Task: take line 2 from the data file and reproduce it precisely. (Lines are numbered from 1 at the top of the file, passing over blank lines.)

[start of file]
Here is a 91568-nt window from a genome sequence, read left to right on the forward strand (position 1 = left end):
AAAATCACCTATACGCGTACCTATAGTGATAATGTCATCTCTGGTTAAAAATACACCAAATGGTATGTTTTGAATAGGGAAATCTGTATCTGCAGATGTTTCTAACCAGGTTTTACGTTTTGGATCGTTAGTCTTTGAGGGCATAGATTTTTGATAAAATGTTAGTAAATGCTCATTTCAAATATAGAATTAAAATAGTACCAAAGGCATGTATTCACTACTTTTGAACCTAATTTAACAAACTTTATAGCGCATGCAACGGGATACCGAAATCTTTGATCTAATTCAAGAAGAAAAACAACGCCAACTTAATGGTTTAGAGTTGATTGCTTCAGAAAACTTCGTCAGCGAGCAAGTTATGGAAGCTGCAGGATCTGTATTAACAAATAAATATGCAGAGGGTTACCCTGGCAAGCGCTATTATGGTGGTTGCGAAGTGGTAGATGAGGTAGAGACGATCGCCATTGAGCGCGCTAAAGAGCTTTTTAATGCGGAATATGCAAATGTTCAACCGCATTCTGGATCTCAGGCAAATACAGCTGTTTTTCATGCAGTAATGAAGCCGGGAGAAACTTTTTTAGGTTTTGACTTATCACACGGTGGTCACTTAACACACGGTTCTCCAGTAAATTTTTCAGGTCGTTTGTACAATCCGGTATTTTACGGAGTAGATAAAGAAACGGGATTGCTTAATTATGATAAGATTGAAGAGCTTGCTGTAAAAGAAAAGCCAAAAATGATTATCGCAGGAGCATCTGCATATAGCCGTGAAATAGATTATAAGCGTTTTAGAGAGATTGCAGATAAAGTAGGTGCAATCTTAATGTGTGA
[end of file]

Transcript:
AAAATCACCTATACGCGTACCTATAGTGATAATGTCATCTCTGGTTAAAAATACACCAAATGGTATGTTTTGAATAGGGAAATCTGTATCTGCAGATGTTTCTAACCAGGTTTTACGTTTTGGATCGTTAGTCTTTGAGGGCATAGATTTTTGATAAAATGTTAGTAAATGCTCATTTCAAATATAGAATTAAAATAGTACCAAAGGCATGTATTCACTACTTTTGAACCTAATTTAACAAACTTTATAGCGCATGCAACGGGATACCGAAATCTTTGATCTAATTCAAGAAGAAAAACAACGCCAACTTAATGGTTTAGAGTTGATTGCTTCAGAAAACTTCGTCAGCGAGCAAGTTATGGAAGCTGCAGGATCTGTATTAACAAATAAATATGCAGAGGGTTACCCTGGCAAGCGCTATTATGGTGGTTGCGAAGTGGTAGATGAGGTAGAGACGATCGCCATTGAGCGCGCTAAAGAGCTTTTTAATGCGGAATATGCAAATGTTCAACCGCATTCTGGATCTCAGGCAAATACAGCTGTTTTTCATGCAGTAATGAAGCCGGGAGAAACTTTTTTAGGTTTTGACTTATCACACGGTGGTCACTTAACACACGGTTCTCCAGTAAATTTTTCAGGTCGTTTGTACAATCCGGTATTTTACGGAGTAGATAAAGAAACGGGATTGCTTAATTATGATAAGATTGAAGAGCTTGCTGTAAAAGAAAAGCCAAAAATGATTATCGCAGGAGCATCTGCATATAGCCGTGAAATAGATTATAAGCGTTTTAGAGAGATTGCAGATAAAGTAGGTGCAATCTTAATGTGTGA